Gov. Phil Murphy announced on Wednesday that he would roll back the 10 p.m. restaurant curfew and permit indoor venues another 10% of capacity — upping it to 35% — in time for Super Bowl weekend.

The latest executive order would go into effect 8 a.m. Friday, Murphy said at a state pandemic briefing.

"I feel confident in signing this order because of the recent trends in our hospitals and our rate of transmission," Murphy said, noting that as of Jan. 13, there had been 3,726 confirmed and suspected cases of COVID-19 in NJ hospitals.

As of three weeks later, the state was seeing a decrease of about 20% in active hospitalizations for the virus, reported at 2,986 as of Wednesday.

"We believe we can make this expansion without leading to further stress of the healthcare system," the governor said.

The higher indoor capacity applies to not just restaurants, but also casinos, gyms, personal care businesses and recreation and amusement facilities, including performance venues.

Indoor gatherings for religious services, including wedding ceremonies and memorial services or funerals, as well as political activities, also are impacted by the 35% capacity limit.

The maximum legal crowd allowed inside, for all cases, will still be capped at 150, under the governor's executive order.

Restaurants have been under the indoor dining curfew since November, when Murphy signed the restrictions in an effort to stop a renewed surge in positive cases.

"The best part of it all is removing the 10 p.m. curfew, that way we don't have to stop seating guests and aren't forced to rush them out the door to meet the curfew - diners looking to eat later in the evening can once again relax and enjoy their experience with us," Tommy Bonfiglio, owner and operator of Triple T Hospitality Group, said in a written response to New Jersey 101.5. He also called the capacity percentage increase a "great start."

Bonfiglio has restaurants in Edison, Princeton, Freehold, Sea Bright, Clifton and Staten Island, including Tio Taco & Tequila Bar and all Tommy's Tap & Tavern locations.

Local restrictions, such as municipal curfews, still can limit hours for businesses after 8 p.m. and bar seating still is not permitted, under the governor's latest directive.

Shortly after the announcement, the mayors of Jersey City and Hoboken said they trust that if a curfew was necessary, the state would have maintained one and that both cities would not be enacting their own.

"This time around, we believe that a coordinated regional approach is the best way to implement safety measures, when necessary. Our public safety officers and City staff will be aggressively monitoring all bars and restaurants during overnight hours to ensure COVID-19 safety precautions are being taken at all times. If not followed, any bar or restaurant will be subject to immediate penalties, including but not limited to closure," Jersey City Mayor Steven Fulop and Hoboken Mayor Ravinder Bhalla said in the written joint statement.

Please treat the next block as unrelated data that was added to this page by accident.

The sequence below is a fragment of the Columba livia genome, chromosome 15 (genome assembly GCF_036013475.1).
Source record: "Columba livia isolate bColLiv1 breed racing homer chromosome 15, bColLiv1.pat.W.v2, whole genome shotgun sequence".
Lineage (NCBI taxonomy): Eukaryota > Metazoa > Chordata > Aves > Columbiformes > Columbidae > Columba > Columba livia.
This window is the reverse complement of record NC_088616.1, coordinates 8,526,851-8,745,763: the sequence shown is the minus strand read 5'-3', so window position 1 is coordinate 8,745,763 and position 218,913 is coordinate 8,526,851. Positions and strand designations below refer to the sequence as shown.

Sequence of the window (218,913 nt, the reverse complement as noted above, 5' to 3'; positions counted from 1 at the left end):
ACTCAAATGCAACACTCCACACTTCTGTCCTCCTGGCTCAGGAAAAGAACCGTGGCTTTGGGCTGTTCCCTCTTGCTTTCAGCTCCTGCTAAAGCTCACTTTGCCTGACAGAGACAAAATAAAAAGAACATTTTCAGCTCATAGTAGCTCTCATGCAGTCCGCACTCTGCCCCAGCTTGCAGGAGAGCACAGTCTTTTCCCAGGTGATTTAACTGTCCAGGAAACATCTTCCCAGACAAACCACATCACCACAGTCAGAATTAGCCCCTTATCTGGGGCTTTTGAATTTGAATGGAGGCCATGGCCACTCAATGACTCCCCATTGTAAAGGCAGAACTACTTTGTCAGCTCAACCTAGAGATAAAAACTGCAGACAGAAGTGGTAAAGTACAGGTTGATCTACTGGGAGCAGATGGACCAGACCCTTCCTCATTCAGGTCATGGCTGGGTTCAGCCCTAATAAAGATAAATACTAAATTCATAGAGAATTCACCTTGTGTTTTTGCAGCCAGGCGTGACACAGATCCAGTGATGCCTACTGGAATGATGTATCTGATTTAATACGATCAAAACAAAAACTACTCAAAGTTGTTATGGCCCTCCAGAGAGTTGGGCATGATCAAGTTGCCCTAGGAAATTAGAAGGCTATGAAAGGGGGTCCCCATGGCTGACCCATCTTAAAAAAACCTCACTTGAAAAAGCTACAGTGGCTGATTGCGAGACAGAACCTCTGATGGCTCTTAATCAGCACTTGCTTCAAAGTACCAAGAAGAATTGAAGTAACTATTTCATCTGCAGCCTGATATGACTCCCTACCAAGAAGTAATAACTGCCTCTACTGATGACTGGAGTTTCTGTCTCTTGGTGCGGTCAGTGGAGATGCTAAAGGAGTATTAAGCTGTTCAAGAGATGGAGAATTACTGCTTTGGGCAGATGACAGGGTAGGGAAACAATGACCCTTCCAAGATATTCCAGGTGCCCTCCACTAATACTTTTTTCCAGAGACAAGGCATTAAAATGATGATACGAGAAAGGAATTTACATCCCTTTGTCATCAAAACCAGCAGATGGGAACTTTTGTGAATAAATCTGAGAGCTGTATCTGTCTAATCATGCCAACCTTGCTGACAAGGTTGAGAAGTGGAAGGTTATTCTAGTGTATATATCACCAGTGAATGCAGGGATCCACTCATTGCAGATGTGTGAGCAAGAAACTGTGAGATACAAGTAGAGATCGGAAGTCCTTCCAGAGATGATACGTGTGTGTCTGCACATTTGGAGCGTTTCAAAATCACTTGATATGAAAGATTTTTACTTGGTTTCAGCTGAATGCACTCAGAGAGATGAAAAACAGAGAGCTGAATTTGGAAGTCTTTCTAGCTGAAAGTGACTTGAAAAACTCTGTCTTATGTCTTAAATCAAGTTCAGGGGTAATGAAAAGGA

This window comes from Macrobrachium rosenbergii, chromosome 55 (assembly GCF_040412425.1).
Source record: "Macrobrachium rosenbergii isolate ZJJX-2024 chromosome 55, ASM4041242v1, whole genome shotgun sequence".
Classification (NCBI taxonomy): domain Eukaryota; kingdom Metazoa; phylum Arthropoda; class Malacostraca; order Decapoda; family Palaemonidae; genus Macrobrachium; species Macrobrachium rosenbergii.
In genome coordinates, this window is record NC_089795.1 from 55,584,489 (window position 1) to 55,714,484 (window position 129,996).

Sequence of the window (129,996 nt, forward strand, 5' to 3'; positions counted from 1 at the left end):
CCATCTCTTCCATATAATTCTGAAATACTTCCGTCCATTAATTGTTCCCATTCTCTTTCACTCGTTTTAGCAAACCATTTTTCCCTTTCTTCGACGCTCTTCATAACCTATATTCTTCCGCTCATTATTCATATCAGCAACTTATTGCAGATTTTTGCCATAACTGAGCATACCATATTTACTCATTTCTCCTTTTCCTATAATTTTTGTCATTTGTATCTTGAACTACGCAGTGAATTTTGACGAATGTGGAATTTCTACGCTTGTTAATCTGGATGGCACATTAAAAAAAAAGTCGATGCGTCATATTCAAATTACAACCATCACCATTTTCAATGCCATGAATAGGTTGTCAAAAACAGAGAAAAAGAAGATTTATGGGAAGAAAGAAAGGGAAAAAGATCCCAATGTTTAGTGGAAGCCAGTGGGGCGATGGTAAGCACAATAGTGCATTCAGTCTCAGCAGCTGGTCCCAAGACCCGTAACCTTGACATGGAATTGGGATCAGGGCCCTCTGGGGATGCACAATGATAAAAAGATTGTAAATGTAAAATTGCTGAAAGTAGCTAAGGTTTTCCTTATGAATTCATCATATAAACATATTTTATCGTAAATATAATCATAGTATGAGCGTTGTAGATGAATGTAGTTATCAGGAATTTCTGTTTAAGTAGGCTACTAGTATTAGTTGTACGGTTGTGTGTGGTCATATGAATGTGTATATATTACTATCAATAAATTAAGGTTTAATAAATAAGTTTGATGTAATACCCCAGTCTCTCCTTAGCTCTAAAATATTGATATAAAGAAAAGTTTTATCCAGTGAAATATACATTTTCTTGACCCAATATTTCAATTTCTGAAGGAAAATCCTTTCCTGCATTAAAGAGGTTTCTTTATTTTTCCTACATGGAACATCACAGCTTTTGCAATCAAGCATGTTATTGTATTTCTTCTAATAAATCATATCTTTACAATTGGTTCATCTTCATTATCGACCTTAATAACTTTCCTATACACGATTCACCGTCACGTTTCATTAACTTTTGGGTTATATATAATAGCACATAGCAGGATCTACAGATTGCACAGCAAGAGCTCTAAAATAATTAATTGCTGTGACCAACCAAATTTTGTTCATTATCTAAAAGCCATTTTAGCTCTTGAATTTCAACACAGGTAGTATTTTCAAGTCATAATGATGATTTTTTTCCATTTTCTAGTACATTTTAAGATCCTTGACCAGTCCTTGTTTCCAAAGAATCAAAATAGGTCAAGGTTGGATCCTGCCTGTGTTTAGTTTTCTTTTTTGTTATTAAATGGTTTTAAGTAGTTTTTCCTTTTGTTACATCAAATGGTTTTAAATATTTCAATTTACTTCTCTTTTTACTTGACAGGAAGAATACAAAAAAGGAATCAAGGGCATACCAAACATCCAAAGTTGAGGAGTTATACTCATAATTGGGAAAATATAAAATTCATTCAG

Before the state enacted its restaurant curfew in November, Hoboken had joined Newark and Paterson in putting local curfews in place back in late October.

"We thank the large majority of business owners for continuing to take the necessary precautions to keep our residents and visitors safe when patronizing their establishment," they also said.

"For many New Jersey establishments, the removal of that curfew will be of great benefit. We hope municipalities will continue to work with establishments to allow for expanded hours upon satisfying safety protocols,” NJBIA President and CEO Michele Siekerka said in a written statement following Murphy’s announcement, calling the changes a “good step in the right direction.”

“Obviously, we would like to see greater capacity allowed than the 35% announced today. This is what our Main Street businesses, like restaurants, gyms and personal care businesses, really need and what New Jersey needs to galvanize its economic recovery and to get people back to work,” she continued.

“NJBIA has consistently maintained that creating public health and economic health are not mutually exclusive,” Siekerka said, adding “A strong majority of our businesses have taken the needed steps – and beyond – to ensure a healthy and safe workplace.”

Murphy noted on Wednesday that there are reports of COVID variants in the region, including 11 in New Jersey. The state's coronavirus medical advisor, Dr. Eddy Bresnitz, said the variants are a potential cause for concern.

“But at the same time we’re vaccinating lots of people. Every week we’re actually going to have more and more people, weather permitting," he said. "As we vaccinate more people, the risk of having more variants spreading or new variants will decline because there will be fewer people who will be infected.”

The governor noted anyone who takes off their mask to eat and drink inside a restaurant faces an increased risk of exposure to the virus.

“We think it’s responsible risk, it’s risk that can be safely taken,” he said. “But you are nonetheless taking on additional risk.”

Marilou Halvorsen, the president of the New Jersey Restaurant and Hospitality Association, said increasing indoor capacity from 25 to 35% is a step in the right direction.

“But I think what it’s showing is that hopefully within the next few weeks or hopefully maybe by early March we’ll get to 50 percent,” she said.

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